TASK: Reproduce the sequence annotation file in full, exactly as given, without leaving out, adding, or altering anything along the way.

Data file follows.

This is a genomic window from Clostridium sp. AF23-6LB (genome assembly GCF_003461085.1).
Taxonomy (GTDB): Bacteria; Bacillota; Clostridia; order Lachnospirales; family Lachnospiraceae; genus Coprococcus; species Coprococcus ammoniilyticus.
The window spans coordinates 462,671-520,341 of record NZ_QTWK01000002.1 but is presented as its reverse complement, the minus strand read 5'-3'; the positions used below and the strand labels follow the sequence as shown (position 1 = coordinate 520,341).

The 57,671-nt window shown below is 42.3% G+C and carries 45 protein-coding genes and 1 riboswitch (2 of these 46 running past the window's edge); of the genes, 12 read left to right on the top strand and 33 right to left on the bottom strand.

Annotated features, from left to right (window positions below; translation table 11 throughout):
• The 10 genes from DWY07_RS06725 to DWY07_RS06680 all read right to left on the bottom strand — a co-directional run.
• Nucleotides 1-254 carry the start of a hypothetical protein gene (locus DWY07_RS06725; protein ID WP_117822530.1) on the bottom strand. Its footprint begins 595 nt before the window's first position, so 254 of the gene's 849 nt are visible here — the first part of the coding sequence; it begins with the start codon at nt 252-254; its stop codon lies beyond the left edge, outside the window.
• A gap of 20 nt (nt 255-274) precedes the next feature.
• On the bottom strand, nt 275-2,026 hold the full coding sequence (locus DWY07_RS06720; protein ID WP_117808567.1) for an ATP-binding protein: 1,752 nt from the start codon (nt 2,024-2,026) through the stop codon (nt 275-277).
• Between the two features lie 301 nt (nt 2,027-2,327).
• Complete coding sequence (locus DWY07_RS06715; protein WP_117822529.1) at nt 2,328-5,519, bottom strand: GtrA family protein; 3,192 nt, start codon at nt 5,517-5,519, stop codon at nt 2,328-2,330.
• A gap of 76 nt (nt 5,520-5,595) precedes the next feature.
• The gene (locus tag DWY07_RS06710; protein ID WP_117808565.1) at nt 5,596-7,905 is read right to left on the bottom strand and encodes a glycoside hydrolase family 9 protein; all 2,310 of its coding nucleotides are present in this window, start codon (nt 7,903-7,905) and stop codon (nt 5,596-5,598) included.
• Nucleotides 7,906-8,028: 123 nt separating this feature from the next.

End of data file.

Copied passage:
This is a genomic window from Clostridium sp. AF23-6LB (genome assembly GCF_003461085.1).
Taxonomy (GTDB): Bacteria; Bacillota; Clostridia; order Lachnospirales; family Lachnospiraceae; genus Coprococcus; species Coprococcus ammoniilyticus.
The window spans coordinates 462,671-520,341 of record NZ_QTWK01000002.1 but is presented as its reverse complement, the minus strand read 5'-3'; the positions used below and the strand labels follow the sequence as shown (position 1 = coordinate 520,341).

The 57,671-nt window shown below is 42.3% G+C and carries 45 protein-coding genes and 1 riboswitch (2 of these 46 running past the window's edge); of the genes, 12 read left to right on the top strand and 33 right to left on the bottom strand.

Annotated features, from left to right (window positions below; translation table 11 throughout):
• The 10 genes from DWY07_RS06725 to DWY07_RS06680 all read right to left on the bottom strand — a co-directional run.
• Nucleotides 1-254 carry the start of a hypothetical protein gene (locus DWY07_RS06725; protein ID WP_117822530.1) on the bottom strand. Its footprint begins 595 nt before the window's first position, so 254 of the gene's 849 nt are visible here — the first part of the coding sequence; it begins with the start codon at nt 252-254; its stop codon lies beyond the left edge, outside the window.
• A gap of 20 nt (nt 255-274) precedes the next feature.
• On the bottom strand, nt 275-2,026 hold the full coding sequence (locus DWY07_RS06720; protein ID WP_117808567.1) for an ATP-binding protein: 1,752 nt from the start codon (nt 2,024-2,026) through the stop codon (nt 275-277).
• Between the two features lie 301 nt (nt 2,027-2,327).
• Complete coding sequence (locus DWY07_RS06715; protein WP_117822529.1) at nt 2,328-5,519, bottom strand: GtrA family protein; 3,192 nt, start codon at nt 5,517-5,519, stop codon at nt 2,328-2,330.
• A gap of 76 nt (nt 5,520-5,595) precedes the next feature.
• The gene (locus tag DWY07_RS06710; protein ID WP_117808565.1) at nt 5,596-7,905 is read right to left on the bottom strand and encodes a glycoside hydrolase family 9 protein; all 2,310 of its coding nucleotides are present in this window, start codon (nt 7,903-7,905) and stop codon (nt 5,596-5,598) included.
• Nucleotides 7,906-8,028: 123 nt separating this feature from the next.